Richard A. Fletcher
Written in the same tradition as John Julius Norwich's engrossing accounts of Venice and Byzantium, Richard Fletcher's Moorish Spain entertains even as it enlightens. He tells the story of a vital period in Spanish history which transformed the culture and society, not only of Spain, but of the rest of Europe as well. Moorish influence transformed the architecture, art, literature and learning, and Fletcher combines this analysis with a crisp account of the wars, politics and sociological changes of the time.
Beginning in the year 711 and continuing for nearly a thousand years, the Islamic presence survived in Spain, at times flourishing, and at other times dwindling into warring fiefdoms. But the culture and science thereby brought to Spain, including long-buried knowledge from Greece, largely forgotten during Europe’s Dark Ages, was to have an enduring impact on the country as it emerged into the modern era. In this gracefully written history, Richard Fletcher reveals the Moorish culture in all its fascinating disparity and gives us history at its best: here is vivid storytelling by a renowned scholar.
Ghosts of Spain: Travels Through a Country's Hidden Past
The Spanish are reputed to be amongst Europe's most voluble people. So why have they kept silent about the terrors of the Spanish Civil War and the rule of dictator Generalissimo Francisco Franco?
The appearance - sixty years after that war ended - of mass graves containing victims of General Franco's death squads has finally broken what Spaniards call 'the pact of forgetting'. At this charged moment, Giles Tremlett embarked on a journey around Spain - and through Spanish history.
As well as a moving exploration of Spanish politics, Tremlett's journey was also an attempt to make sense of his personal experience of the Spanish. Why do they dislike authority figures, but are cowed by a doctor's white coat? How had women embraced feminism without men noticing? What binds gypsies, jails and flamenco? Why do the Spanish go to plastic surgeons, donate their organs, visit brothels or take cocaine more than other Europeans?
'Lively and well-informed . . . at once a history, a journalistic inquiry and a travel book.' Sunday Telegraph
Ghosts of Spain: Travels Through Spain and Its Silent Past
"Part modern social history, part travelogue, Ghosts of Spain is held together by elegant first-person prose...an invaluable book...[that] has become something of a bible for those of us extranjeros who have chosen to live in Spain. A country finally facing its past could scarcely hope for a better, or more enamored, chronicler of its present."-Sarah Wildman, New York Times Book Review
The appearance, more than sixty years after the Spanish Civil War ended, of mass graves containing victims of Francisco Franco's death squads finally broke what Spaniards call "the pact of forgetting"-the unwritten understanding that their recent, painful past was best left unexplored. At this charged moment, Giles Tremlett embarked on a journey around the country and through its history to discover why some of Europe's most voluble people have kept silent so long. In elegant and passionate prose, Tremlett unveils the tinderbox of disagreements that mark the country today. Ghosts of Spain is a revelatory book about one of Europe's most exciting countries.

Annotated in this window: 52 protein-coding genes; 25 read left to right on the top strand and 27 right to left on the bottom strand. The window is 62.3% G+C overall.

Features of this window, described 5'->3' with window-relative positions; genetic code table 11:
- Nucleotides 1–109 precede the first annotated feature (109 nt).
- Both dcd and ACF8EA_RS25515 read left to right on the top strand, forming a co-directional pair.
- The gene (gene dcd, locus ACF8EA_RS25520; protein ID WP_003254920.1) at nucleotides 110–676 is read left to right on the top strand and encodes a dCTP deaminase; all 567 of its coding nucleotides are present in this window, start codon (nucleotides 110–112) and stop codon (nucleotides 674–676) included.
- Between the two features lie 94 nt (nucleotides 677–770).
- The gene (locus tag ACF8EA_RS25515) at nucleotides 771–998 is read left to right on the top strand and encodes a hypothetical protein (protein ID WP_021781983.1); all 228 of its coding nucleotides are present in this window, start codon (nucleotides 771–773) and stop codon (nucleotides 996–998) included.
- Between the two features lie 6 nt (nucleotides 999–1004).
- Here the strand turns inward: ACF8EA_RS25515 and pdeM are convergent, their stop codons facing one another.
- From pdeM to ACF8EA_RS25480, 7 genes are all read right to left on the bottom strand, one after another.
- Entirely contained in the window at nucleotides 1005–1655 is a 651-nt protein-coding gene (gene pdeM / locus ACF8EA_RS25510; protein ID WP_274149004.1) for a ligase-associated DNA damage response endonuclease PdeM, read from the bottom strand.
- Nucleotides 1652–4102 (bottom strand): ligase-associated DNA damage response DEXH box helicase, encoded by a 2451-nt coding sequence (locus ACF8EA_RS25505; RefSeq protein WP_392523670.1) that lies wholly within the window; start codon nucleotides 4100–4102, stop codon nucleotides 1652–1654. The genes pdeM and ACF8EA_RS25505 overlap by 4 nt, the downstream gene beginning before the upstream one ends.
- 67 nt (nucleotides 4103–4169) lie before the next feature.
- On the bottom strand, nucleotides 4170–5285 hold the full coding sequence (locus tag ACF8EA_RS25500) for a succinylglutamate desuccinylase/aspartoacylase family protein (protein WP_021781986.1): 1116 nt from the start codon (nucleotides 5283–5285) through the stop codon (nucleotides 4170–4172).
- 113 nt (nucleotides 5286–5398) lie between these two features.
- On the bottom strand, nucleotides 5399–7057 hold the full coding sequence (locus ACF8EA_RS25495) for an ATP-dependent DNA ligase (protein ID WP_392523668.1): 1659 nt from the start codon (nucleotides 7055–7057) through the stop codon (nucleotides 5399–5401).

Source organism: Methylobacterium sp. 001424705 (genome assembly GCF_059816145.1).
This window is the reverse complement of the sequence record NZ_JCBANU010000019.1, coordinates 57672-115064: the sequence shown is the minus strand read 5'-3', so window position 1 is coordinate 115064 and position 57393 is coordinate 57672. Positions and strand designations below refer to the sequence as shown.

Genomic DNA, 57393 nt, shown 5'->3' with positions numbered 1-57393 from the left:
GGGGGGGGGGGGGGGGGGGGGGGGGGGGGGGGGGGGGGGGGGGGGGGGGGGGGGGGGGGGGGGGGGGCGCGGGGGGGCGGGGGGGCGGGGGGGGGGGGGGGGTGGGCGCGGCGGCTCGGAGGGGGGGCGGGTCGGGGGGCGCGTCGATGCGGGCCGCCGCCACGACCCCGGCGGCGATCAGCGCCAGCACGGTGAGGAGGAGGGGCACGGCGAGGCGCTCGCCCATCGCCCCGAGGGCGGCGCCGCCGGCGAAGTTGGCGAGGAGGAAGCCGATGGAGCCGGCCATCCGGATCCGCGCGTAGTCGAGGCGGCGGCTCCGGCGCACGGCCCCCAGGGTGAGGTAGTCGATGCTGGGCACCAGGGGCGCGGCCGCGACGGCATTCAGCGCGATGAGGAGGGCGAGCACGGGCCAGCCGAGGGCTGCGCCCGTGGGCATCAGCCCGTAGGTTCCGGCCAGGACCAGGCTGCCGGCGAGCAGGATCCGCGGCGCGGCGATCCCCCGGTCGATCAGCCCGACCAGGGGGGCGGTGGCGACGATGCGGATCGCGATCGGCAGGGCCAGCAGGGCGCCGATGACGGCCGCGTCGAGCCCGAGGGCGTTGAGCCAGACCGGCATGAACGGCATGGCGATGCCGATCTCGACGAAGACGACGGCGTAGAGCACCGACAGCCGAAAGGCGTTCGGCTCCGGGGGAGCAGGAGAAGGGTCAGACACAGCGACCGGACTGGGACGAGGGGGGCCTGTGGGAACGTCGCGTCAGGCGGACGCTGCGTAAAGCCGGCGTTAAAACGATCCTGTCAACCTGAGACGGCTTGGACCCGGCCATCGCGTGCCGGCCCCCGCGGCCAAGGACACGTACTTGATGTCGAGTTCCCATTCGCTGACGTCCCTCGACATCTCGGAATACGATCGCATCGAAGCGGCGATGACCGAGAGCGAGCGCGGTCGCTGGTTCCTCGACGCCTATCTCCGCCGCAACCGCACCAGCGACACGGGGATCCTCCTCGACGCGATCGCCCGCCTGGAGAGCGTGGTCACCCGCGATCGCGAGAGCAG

Spain is an immemorial land like no other, one that James A. Michener, the Pulitzer Prize–winning author and celebrated citizen of the world, came to love as his own. Iberia is Michener’s enduring nonfiction tribute to his cherished second home. In the fresh and vivid prose that is his trademark, he not only reveals the celebrated history of bullfighters and warrior kings, painters and processions, cathedrals and olive orchards, he also shares the intimate, often hidden country he came to know, where the congeniality of living souls is thrust against the dark weight of history. Wild, contradictory, passionately beautiful, this is Spain as experienced by a master writer.
Imperial Spain: 1469-1716
J. H. Elliott
Since its first publication, J. H. Elliott's classic chronicle has become established as the most comprehensive, balanced, and accessible account of the dramatic rise and fall of imperial Spain. Now with a new preface by the author, this brilliant study unveils how a barren, impoverished, and isolated country became the greatest power on earth—and just as quickly fell into decline.
At its greatest Spain was a master of Europe: its government was respected, its armies were feared, and its conquistadores carved out a vast empire. Yet this splendid power was rapidly to lose its impetus and creative dynamism. How did this happen in such a short space of time? Taking in rebellions, religious conflict and financial disaster, Elliott's masterly social and economic analysis studies the various factors that precipitated the end of an empire.
The Story of Spain: The Dramatic History of Europe's Most Fascinating Country
Mark R. Williams
The book is a popular history of Spain and the Spanish Empire from prehistoric times to the present day. It provides description and analysis of political, social, economic and cultural events over the centuries, which together shaped the history of this distinctive country. The book offers 60 illustrations and maps, including 16 pages of color photographs, as well as lists of historic places to visit at the end of each chapter. There is a dynastic chart, suggested readings, and index.